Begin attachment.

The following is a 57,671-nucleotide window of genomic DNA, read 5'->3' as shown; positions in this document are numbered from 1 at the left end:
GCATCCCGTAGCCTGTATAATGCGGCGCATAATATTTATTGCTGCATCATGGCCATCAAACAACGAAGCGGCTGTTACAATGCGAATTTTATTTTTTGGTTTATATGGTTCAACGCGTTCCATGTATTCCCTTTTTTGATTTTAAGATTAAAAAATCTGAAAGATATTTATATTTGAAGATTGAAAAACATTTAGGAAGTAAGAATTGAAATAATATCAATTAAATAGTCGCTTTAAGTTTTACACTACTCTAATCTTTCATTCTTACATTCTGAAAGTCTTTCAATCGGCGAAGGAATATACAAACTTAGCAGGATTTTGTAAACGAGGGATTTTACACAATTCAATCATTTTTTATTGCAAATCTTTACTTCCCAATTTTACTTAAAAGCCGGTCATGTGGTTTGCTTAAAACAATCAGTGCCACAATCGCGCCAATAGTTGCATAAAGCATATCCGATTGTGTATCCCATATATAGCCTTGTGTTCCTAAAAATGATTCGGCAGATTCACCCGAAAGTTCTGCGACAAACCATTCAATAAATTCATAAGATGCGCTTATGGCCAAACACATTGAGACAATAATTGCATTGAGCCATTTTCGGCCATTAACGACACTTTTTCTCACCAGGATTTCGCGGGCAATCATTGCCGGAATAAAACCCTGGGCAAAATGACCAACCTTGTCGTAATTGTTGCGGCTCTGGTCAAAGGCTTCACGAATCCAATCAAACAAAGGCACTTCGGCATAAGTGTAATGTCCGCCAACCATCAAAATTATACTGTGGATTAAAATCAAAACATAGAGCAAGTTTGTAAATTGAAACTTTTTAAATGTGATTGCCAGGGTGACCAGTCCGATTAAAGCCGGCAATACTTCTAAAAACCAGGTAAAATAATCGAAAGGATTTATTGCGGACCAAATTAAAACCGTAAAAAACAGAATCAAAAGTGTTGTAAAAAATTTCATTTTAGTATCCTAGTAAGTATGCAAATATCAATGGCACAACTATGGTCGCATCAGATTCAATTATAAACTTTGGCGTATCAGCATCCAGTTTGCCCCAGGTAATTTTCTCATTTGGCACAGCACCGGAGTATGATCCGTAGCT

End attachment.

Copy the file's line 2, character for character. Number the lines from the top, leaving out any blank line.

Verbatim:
GCATCCCGTAGCCTGTATAATGCGGCGCATAATATTTATTGCTGCATCATGGCCATCAAACAACGAAGCGGCTGTTACAATGCGAATTTTATTTTTTGGTTTATATGGTTCAACGCGTTCCATGTATTCCCTTTTTTGATTTTAAGATTAAAAAATCTGAAAGATATTTATATTTGAAGATTGAAAAACATTTAGGAAGTAAGAATTGAAATAATATCAATTAAATAGTCGCTTTAAGTTTTACACTACTCTAATCTTTCATTCTTACATTCTGAAAGTCTTTCAATCGGCGAAGGAATATACAAACTTAGCAGGATTTTGTAAACGAGGGATTTTACACAATTCAATCATTTTTTATTGCAAATCTTTACTTCCCAATTTTACTTAAAAGCCGGTCATGTGGTTTGCTTAAAACAATCAGTGCCACAATCGCGCCAATAGTTGCATAAAGCATATCCGATTGTGTATCCCATATATAGCCTTGTGTTCCTAAAAATGATTCGGCAGATTCACCCGAAAGTTCTGCGACAAACCATTCAATAAATTCATAAGATGCGCTTATGGCCAAACACATTGAGACAATAATTGCATTGAGCCATTTTCGGCCATTAACGACACTTTTTCTCACCAGGATTTCGCGGGCAATCATTGCCGGAATAAAACCCTGGGCAAAATGACCAACCTTGTCGTAATTGTTGCGGCTCTGGTCAAAGGCTTCACGAATCCAATCAAACAAAGGCACTTCGGCATAAGTGTAATGTCCGCCAACCATCAAAATTATACTGTGGATTAAAATCAAAACATAGAGCAAGTTTGTAAATTGAAACTTTTTAAATGTGATTGCCAGGGTGACCAGTCCGATTAAAGCCGGCAATACTTCTAAAAACCAGGTAAAATAATCGAAAGGATTTATTGCGGACCAAATTAAAACCGTAAAAAACAGAATCAAAAGTGTTGTAAAAAATTTCATTTTAGTATCCTAGTAAGTATGCAAATATCAATGGCACAACTATGGTCGCATCAGATTCAATTATAAACTTTGGCGTATCAGCATCCAGTTTGCCCCAGGTAATTTTCTCATTTGGCACAGCACCGGAGTATGATCCGTAGCT